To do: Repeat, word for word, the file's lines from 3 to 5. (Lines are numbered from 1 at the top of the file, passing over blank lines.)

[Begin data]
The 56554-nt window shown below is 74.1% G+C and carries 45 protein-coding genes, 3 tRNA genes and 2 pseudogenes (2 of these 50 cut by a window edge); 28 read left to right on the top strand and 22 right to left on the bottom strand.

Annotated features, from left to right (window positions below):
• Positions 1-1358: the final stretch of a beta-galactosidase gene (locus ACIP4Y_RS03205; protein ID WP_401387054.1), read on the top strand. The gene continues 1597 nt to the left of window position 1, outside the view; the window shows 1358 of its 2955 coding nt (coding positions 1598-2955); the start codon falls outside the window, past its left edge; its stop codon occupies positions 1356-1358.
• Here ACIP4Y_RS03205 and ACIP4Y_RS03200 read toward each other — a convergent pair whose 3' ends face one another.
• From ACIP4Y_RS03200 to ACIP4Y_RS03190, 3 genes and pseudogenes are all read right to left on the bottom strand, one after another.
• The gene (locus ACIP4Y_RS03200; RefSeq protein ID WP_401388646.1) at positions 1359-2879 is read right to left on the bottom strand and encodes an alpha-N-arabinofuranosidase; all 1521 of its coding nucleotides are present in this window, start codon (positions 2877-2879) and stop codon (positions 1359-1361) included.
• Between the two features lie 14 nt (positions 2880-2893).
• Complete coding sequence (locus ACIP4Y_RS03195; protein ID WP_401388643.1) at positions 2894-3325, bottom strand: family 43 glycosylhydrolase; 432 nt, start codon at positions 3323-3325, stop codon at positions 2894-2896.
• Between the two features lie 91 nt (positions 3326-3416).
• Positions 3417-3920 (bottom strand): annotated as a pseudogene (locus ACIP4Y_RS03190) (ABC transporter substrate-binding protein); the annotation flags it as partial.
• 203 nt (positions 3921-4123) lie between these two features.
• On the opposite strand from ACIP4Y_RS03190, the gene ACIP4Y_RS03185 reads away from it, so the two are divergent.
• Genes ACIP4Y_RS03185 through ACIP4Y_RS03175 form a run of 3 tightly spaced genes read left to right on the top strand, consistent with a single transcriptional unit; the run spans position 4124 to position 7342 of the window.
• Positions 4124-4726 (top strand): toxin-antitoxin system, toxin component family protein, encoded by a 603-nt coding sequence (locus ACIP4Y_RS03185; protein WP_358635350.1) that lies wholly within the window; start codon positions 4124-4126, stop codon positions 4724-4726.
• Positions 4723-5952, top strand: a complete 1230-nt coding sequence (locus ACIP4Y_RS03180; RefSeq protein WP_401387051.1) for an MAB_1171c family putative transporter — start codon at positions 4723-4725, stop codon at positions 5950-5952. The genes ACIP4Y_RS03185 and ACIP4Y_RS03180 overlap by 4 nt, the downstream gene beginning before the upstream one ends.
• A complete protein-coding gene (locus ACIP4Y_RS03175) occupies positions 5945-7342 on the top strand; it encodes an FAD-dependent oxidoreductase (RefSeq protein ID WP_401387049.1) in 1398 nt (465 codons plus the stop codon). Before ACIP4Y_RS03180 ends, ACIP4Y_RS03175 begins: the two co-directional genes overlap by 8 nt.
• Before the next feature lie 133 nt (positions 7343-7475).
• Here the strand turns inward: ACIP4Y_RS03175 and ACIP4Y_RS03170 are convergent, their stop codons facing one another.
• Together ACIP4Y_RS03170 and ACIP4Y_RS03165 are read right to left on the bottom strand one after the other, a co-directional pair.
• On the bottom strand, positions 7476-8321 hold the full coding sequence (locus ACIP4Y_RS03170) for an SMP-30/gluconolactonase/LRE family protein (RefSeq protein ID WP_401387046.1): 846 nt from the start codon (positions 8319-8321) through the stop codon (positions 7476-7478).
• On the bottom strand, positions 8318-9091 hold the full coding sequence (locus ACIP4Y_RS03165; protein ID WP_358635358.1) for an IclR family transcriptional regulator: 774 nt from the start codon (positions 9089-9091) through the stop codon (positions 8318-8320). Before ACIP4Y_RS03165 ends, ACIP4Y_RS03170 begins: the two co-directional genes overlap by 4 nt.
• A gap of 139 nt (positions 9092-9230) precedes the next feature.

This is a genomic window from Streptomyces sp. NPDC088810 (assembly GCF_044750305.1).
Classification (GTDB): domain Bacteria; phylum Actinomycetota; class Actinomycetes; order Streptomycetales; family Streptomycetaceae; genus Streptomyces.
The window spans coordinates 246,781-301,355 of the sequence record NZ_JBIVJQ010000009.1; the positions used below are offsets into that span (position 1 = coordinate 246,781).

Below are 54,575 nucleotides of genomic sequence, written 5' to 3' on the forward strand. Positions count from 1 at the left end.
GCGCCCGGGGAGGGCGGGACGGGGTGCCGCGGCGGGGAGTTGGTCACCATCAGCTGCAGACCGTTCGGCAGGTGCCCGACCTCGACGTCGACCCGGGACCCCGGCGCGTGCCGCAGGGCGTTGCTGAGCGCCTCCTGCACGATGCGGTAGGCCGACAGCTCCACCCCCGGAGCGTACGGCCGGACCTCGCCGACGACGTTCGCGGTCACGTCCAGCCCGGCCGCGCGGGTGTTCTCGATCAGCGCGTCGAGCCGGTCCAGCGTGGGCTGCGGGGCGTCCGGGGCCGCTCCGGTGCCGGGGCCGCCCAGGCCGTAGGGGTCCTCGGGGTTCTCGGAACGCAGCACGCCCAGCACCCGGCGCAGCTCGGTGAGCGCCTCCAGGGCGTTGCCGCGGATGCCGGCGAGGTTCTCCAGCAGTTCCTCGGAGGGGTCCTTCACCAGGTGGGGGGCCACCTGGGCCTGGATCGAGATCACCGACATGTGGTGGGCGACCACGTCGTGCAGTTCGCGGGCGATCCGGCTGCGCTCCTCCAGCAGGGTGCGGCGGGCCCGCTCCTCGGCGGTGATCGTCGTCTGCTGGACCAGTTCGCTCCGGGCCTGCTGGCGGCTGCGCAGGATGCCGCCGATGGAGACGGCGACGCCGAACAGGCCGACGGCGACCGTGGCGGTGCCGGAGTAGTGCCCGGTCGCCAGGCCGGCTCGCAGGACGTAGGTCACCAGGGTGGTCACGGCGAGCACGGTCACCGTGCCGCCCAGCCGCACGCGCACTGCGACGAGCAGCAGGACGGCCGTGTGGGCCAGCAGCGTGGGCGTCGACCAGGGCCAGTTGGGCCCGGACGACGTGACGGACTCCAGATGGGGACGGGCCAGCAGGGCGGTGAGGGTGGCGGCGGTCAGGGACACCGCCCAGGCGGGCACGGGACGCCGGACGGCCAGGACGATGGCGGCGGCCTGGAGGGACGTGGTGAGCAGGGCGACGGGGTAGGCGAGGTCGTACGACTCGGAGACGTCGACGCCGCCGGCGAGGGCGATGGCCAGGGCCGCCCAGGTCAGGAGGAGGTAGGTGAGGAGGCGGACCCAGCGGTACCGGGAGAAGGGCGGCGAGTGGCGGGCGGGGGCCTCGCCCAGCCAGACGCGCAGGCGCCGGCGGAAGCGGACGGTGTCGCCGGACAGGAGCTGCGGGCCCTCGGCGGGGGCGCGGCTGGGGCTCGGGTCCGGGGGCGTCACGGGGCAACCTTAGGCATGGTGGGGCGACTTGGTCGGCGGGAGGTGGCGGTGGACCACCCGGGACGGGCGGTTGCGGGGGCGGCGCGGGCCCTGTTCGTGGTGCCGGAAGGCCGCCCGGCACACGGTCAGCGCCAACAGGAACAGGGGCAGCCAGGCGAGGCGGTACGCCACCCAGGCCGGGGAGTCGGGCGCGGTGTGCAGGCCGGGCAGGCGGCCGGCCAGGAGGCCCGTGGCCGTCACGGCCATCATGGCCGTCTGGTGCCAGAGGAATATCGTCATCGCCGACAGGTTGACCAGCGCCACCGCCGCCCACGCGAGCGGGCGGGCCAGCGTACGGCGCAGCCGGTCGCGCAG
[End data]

• Positions 1-1358: the final stretch of a beta-galactosidase gene (locus ACIP4Y_RS03205; protein ID WP_401387054.1), read on the top strand. The gene continues 1597 nt to the left of window position 1, outside the view; the window shows 1358 of its 2955 coding nt (coding positions 1598-2955); the start codon falls outside the window, past its left edge; its stop codon occupies positions 1356-1358.
• Here ACIP4Y_RS03205 and ACIP4Y_RS03200 read toward each other — a convergent pair whose 3' ends face one another.
• From ACIP4Y_RS03200 to ACIP4Y_RS03190, 3 genes and pseudogenes are all read right to left on the bottom strand, one after another.